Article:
Alasha is one of those large restaurants which cater as much to big corporate groups as tourists looking for a taste of "exotic" Uzbeki food and culture. More well-known here in Almaty for its over-the-top traditional Uzbek-insipred decor and fantastical belly- dancers than its food, the menu nevertheless offers all the requisite Uzbek staples one would want to look for (except for Uzbek wines).
Our dinner this evening:
- "Ozbekshe Kavap" (Uzbek-style kebab) cooked in a "Tandir" (whic is similar to the tandoor oven).
- Wedding "Plov" (Uzbeki Pilaf) with grilled horse-meat and boiled horse-sausage. I found the meats a bit tough & dry here, but the rice, studded with raisins and chickpeas, moistened with fats from the meats and lightly-spiced, was delicious.
- "Non": a thicker Uzbeki version of the Naan. It's served whole on the table and, traditionally, the Uzbek host would tear up the bread and put pieces of it on the guests' respective plates.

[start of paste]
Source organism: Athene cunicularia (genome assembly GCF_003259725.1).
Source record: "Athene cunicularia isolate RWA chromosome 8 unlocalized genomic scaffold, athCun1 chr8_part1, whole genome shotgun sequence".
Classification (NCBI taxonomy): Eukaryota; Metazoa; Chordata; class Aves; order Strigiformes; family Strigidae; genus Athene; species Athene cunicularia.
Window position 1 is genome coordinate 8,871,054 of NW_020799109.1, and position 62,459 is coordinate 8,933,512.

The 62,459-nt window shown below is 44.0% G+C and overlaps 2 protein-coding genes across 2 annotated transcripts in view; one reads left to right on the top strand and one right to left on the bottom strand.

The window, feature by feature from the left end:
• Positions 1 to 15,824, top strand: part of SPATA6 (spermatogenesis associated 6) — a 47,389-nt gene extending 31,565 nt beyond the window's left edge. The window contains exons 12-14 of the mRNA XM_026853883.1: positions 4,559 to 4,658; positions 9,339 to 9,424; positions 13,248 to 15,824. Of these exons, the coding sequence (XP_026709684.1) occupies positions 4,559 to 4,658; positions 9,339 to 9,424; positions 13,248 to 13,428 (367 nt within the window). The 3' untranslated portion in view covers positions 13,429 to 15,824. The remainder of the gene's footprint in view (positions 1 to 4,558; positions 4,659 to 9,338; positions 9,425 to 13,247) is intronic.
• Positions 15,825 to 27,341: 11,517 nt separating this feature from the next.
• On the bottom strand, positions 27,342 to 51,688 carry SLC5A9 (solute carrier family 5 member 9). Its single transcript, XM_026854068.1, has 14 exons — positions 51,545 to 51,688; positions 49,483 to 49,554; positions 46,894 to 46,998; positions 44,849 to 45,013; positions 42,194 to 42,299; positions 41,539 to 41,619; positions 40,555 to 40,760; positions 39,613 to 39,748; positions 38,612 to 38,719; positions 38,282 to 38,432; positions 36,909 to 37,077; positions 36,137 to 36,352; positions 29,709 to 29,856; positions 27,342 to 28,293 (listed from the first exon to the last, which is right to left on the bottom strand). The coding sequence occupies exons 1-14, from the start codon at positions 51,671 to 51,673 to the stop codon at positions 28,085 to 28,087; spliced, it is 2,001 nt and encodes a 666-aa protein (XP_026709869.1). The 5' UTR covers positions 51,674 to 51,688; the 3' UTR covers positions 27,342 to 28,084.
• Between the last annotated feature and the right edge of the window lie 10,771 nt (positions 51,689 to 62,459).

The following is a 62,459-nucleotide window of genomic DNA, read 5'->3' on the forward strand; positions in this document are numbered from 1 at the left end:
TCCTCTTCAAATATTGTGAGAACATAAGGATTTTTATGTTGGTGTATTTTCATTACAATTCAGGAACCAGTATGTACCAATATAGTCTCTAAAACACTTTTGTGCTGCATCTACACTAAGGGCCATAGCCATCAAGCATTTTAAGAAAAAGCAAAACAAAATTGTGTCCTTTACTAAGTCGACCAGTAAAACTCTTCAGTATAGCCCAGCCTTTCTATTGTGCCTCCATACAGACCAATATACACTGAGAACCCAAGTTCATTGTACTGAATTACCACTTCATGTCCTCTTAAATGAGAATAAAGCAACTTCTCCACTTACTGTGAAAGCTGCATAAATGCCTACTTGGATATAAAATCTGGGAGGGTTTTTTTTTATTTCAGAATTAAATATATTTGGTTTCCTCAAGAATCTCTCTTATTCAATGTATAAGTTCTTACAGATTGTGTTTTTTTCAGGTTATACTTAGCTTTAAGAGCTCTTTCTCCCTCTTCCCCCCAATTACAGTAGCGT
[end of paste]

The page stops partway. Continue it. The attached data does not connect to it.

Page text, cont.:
- "Samsa": which is somewhat of an Uzbeki 'samosa;, but baked instead of being deep-fried here. The baked shell was delicious, but I found the minced mutton a bit too gamey and extremely greasy.
- "Achik-Chuchuk" (onion-tomato salad) and "Tuzdamalar" (selection of pickles). I certainly needed these to counter the greasiness of the meat dishes.
- "Lagman", the Uzbek version of Chinese "Lamian": hand-pulled noodles, served here in a mutton-tomato-flavoured "Vudzhu" broth. It was nice - a must-order if you dine here.
- "Manzura": a crisp pavlova-like cake with nuts and raisins.
Service is very efficient. The cultural performance which came on around 8pm was certainly the highlight of the evening. Seems like the most popular Uzbek spot in Almaty at the moment.
Ospanov str. 20 (Close to corner with Dostyk Ave).
Tel: +7 727 2540700